Shang-Chi and the Legend of the Ten Rings Movie Review: An origin story that's visually stunning and culturally important
Shang-Chi and the Legend of the Ten Rings is an ode to martial arts films that brought in a new wave of stories and talent to Hollywood
In one of the most important scenes of Shang-Chi and the Legend of the Ten Rings, a character says, "If you aim at nothing, you hit nothing." This can be said of Marvel’s tryst with diverse representation. More than a decade after introducing the primary characters of Marvel Comics, the bigwigs at the studio seem to be finally taking representation seriously. We got the fantastic Black Panther, sure, and now three years later, we now have our first superhero of Asian descent.
Director: Destin Daniel Cretton
Cast: Simu Liu, Awkwafina, Tony Leung, Michelle Yeoh
It's safe to say that Marvel and by extension, Disney knows how to tell an origin story (its latest release, Cruella, is an example too). But unlike the villainous heiress, Shang-Chi (a really likeable Simu Liu), is a rather new character, even to fans of the comics. As Marvel doesn't have the rights for Zheng Zu, the father character of Shang-Chi, from the comics, the character here has been renamed Xu Wenwu (Tony Leung), and also touch upon the Mandarin, a character that was teased in Iron Man 3 (2013). Director Destin Daniel Cretton’s origins story ticks all the right boxes you would expect in a Marvel film and introduces a new superhero who was apparently so loved by the legendary Stan Lee that he reportedly considered a film on him in the 80s starring Bruce Lee's son, Brandon Lee. A troubled childhood, life separated from the family, eventual reunion with family, and in due course, evolving into a better person, Shang-Chi also ticks off all the boxes in the archetypal, coming-of-age template, a tried, tested and fairly successful formula over the years.
Shang-Chi and the Legend of the Ten Rings employs non-linear narration to tell us the story of a kid who becomes a trained assassin, courtesy of his father Wenwu, who possesses mystical weapons and commands a private army, both named the Ten Rings. After running away from this life, taking up Shaun as his new name and growing up to become a valet with his best friend, Katy Chen (the ever-dependable Awkwafina), Shang-Chi is pushed into his past once more. As a man tasked with saving his mother's village from his evil father, he finds a new purpose, and well, as you probably already knew it, becomes a superhero.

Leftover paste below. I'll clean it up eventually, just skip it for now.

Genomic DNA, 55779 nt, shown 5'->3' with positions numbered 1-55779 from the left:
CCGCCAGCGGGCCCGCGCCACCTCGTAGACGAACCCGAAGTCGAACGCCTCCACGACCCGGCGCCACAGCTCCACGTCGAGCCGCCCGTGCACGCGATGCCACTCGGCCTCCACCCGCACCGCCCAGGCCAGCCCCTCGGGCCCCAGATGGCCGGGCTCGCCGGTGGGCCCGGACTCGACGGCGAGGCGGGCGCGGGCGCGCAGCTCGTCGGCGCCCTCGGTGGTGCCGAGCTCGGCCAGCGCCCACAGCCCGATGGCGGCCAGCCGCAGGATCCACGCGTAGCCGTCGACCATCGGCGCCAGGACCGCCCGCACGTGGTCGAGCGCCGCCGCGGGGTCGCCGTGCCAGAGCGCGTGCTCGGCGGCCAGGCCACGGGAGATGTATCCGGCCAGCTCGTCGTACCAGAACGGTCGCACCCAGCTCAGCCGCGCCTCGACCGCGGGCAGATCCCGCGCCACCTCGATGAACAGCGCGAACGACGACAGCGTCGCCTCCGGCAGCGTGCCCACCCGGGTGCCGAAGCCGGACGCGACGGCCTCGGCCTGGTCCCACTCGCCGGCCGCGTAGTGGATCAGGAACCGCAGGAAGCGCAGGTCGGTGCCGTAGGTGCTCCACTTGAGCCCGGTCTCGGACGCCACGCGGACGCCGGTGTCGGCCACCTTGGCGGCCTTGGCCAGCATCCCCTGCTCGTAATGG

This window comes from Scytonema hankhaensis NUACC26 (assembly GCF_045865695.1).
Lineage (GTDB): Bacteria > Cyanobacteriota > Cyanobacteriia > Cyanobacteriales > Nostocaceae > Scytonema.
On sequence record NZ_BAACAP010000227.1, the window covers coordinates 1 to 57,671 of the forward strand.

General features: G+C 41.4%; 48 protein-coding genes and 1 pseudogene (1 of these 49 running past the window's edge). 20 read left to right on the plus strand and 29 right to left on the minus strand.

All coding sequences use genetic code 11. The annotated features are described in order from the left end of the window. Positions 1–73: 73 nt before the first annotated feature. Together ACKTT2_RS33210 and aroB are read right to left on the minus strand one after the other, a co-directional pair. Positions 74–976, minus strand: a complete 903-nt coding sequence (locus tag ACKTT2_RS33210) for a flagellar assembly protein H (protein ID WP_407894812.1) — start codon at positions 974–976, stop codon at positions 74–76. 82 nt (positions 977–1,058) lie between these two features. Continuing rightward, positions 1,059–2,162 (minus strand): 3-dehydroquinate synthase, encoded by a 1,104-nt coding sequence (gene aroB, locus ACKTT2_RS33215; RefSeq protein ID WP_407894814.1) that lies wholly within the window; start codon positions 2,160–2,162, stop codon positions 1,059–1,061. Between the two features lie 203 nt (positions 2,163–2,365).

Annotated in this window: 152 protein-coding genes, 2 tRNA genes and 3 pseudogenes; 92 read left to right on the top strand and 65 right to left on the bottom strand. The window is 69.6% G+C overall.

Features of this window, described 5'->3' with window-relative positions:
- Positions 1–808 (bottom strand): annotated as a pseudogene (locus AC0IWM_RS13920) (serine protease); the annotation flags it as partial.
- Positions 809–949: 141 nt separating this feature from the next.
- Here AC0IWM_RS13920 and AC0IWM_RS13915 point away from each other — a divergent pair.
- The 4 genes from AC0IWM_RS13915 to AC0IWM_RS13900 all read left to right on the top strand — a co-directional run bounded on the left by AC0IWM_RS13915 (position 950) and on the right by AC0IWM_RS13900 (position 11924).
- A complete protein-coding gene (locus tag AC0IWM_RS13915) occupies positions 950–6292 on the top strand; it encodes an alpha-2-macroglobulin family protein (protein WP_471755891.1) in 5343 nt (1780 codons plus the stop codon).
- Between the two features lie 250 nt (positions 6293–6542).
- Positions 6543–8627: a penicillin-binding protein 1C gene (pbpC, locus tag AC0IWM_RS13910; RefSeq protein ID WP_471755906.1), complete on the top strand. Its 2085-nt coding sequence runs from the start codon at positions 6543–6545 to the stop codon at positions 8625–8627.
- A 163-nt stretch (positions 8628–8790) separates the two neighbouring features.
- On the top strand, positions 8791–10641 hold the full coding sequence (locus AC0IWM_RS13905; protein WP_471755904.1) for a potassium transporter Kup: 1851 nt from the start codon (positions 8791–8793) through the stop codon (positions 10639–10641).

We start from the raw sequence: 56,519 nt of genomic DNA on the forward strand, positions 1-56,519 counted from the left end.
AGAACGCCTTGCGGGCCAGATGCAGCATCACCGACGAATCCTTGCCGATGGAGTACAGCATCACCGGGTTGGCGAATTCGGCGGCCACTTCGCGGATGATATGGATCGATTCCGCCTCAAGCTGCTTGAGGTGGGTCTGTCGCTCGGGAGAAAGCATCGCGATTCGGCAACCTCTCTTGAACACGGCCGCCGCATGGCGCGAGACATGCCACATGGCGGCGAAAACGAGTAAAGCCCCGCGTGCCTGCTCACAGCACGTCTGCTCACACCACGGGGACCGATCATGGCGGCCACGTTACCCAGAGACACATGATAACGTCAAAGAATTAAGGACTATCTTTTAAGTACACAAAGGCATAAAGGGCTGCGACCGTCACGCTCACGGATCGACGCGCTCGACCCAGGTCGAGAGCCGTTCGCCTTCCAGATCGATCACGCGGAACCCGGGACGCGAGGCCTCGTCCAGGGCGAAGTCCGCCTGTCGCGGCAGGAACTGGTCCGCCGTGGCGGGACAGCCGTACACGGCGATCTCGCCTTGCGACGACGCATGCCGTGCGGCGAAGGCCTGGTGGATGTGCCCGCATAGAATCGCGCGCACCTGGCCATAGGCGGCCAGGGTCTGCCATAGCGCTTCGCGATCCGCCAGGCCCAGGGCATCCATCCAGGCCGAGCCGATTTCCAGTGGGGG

Shang-Chi and the Legend of the Ten Rings is an ode to martial arts films that brought in a new wave of stories and talent to Hollywood. This film’s action set-pieces will make sure that it goes down as being among the best action films and not just in the MCU. The hand-to-hand combat sequences and the high-flying action are a treat to watch. The inventiveness and aesthetics are sure to remind us of films like Crouching Tiger, Hidden Dragon, and I haven’t even mentioned Michelle Yeoh, who plays Shang-Chi's aunt. One of the standout sequences is a single-shot alleyway fight that feels like a homage to the famous corridor fight from Oldboy.
The comparisons between Shang-Chi and the Legend of the Ten Rings and Black Panther are natural. While the late Chadwick Boseman-starrer became an example of the empowering potential of art, this film's representation too offers a much-needed introduction to Asian culture. This facet adds a new spin to this superhero story that otherwise follows tropes that feel quite repetitive by now, thanks to the influx of such films. The humour, especially that involving Awkwafina and a character that's returning to the MCU after eight years, is organic, and provides much-needed, entertaining breaks in between the spectacular fights. Another non-human character too brings a dash of cuteness to the film, and while we are on new characters, we also get introduced to comic book characters like Death Dealer and Razor Fist.
With Hollywood bombarding us with superhero films over the last 15 years, it has become impossible not to draw parallels with other films in this universe, when a new one comes along. For instance, when Shaun is made to enter a duelling competition under the name Bus Boy, it feels like a reference to the first Spider-Man film where Peter Parker joins a wrestling match under the name, The Human Spider. While Simu Liu is smashing in the stunt sequences, the film doesn't quite allow him to explore the performer in him. For much of the film, the character is reactive, not really proactive, unlike, say in Black Panther, where T'Challa remains the centre of the story despite being surrounded by a much bigger cast.
Shang-Chi and the Legend of the Ten Rings is an entertaining addition to the already expansive MCU. With Phase Four concentrating more on the multiverse, this film comes as enjoyable, thankfully simpler entertainment. The bonus is how it also acts as a lovely origins story for a character we are sure to see a lot more of in the future.